Lost or lucky?
Tell us in 60 words the car you should have bought, or were lucky enough to buy!
1988 BMW E24 M6 “Saw it in a showroom only a couple of years ago for around $32,000 and hesitated because it had a copuple of minor rust bubbles. Otherwise it was good. Now I’m kicking myself as they seem almost unobtainable.” 19 ag m
Not many cars produced by HSV have achieved price growth within a decade of their launch. Most in fact have cost their owners a motza, so well done if you plonked down $90,000 for one of these rarities. At that price it would surprise no one that HSV didn’t shift many at all of its All-Wheel Drive Coupe 4. Production of just 140 cars is unlikely to satisfy future demand and keeping the kilometres on cars like this to 20,000 or less is important. Owners who bought a car like this, locked it up and walked away are already being rewarded with six-digit values.
NOW $70,000 $90-95,000
A few issues back we featured the spacious and attractive Jowett Javelin sedan with its advanced flat-four engine. Now we offer a glance at a traditional Jowett; the upright and painfully slow twin-cylinder Bradford van which paid for the excesses of its more exotic sibling. These vans were rarely seen in Australia but in the UK were parked outside every second butcher’s shop and hardware store. Even there though they are getting scarce and generating quite decent money. Whoever secured this one hopefully avoided woodworm issues with that half-timbered body.
NOW $2750 $15-18,000
Say ‘splittie’ to a VW tragic and they might conjure visions of early Kombis and six-digit selling prices. However the ‘Type 2’ wasn’t the only split-window model ever to decorate a VW showroom. The very earliest production Beetles featured a bar dividing their rear windows and an 18kW engine. Although these VWs didn’t officially sell in Australia a decent number were privately imported and they pop up regularly. Almost $15,000 in the midst of a recession was silly pricing but at $9000- 10,000 this car should have sold and steadily grown in value.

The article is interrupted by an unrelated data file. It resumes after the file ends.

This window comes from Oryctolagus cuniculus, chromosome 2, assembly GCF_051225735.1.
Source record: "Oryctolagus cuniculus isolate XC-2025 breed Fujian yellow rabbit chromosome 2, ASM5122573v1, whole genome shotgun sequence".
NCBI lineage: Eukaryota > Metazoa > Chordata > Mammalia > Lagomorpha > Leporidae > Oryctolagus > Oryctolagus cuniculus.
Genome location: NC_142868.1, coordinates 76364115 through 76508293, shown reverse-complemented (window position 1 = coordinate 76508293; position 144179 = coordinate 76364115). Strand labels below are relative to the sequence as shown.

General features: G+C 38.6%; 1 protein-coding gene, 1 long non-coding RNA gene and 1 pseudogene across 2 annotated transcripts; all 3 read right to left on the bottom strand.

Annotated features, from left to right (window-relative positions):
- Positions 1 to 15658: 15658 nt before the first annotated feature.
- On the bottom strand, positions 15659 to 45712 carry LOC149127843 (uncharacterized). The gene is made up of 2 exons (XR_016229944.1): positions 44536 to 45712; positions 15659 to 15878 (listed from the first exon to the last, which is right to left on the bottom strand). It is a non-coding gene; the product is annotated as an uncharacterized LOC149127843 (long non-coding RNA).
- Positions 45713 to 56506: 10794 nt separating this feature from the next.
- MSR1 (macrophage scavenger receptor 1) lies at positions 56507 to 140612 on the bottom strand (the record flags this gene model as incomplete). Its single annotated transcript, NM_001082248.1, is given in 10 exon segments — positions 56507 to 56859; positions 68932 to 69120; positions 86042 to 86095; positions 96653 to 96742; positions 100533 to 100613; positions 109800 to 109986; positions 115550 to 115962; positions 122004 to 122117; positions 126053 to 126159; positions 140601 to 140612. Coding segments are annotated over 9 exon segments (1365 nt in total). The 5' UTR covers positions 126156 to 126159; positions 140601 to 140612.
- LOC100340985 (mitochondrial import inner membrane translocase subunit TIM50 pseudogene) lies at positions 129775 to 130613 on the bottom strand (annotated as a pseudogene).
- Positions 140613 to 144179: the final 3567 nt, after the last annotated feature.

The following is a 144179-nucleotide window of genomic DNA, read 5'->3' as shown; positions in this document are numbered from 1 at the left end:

NOW $14,750 $25-30,000
If ever a car was born to nail the annual Bathurst 500 Mile Production Car race it was this one. Under the bonnet was a grunty two-litre ‘six’ with triple carburettors and top speed from GTB versions with their fivespeed gearbox was more than 190km/h. It even had disc brakes when most of the big cars were running drums. Sadly the Prince was a dud at the Mountain and in most other places too, with patchy sales and scarce parts.
A lot donated their engines to keep 2000 Sports models running and survivors have become quite valuable.
$2500 $20,000- 24,000 (RESTORED)
Being sold in ‘boom’ times when silly money was on offer for pretty ordinary cars, this ‘bitza’ Rolls may indeed have sold for more than $300,000. Authentic Series 1 Cloud soft-tops are now very expensive (about A$1.2 million in the UK) and we can but wonder at the effect a grafted-on S3 nose might have had. Perhaps the $500,000 being asked currently by a UK dealer for S3 Drophead conversions – based on cut-down S3 Saloons – might provide a clue. Did this car stay as a S3 interloper or might a later owner have reunited it with the correct, single-light front?
$325,000 $500- 550,000
Years before Carroll Shelby even considered stuffing V8s into a little British sports car, Allard scored a podium at Le Mans, won the Monte Carlo rally and its cars were scaring people witless all across the globe. Most were Ford-powered but you could have a 5.4-litre Cadillac if crazy enough. With a 3.9-litre (Ardun OHV) Mercury motor, Allard J2s like this would reach 180km/h – with fewer than 90 cars built overall. Survivors have driven massive gains during the past 20 years and a car similar to this – perhaps the very same – was offered a few years back in Melbourne for more than $300,000.
$118,000 $400- 450,000
Elsewhere in this issue our Style ’n’ Value gurus have nominated a quintet of desirable Aussie Chryslers to own and high on the list is this impressive model. In 1972 when Chrysler went chasing Fairlane and Statesman sales it left nothing on the shelf, with the biggest car, the biggest engine and a cabin that swallowed drivers of moderate stature. Not many Chryslers survive in the condition this one displays and only an insipid choice of colour might have made it tough to sell in 2004.
Hopefully whoever now owns it is happy with their bargain buy.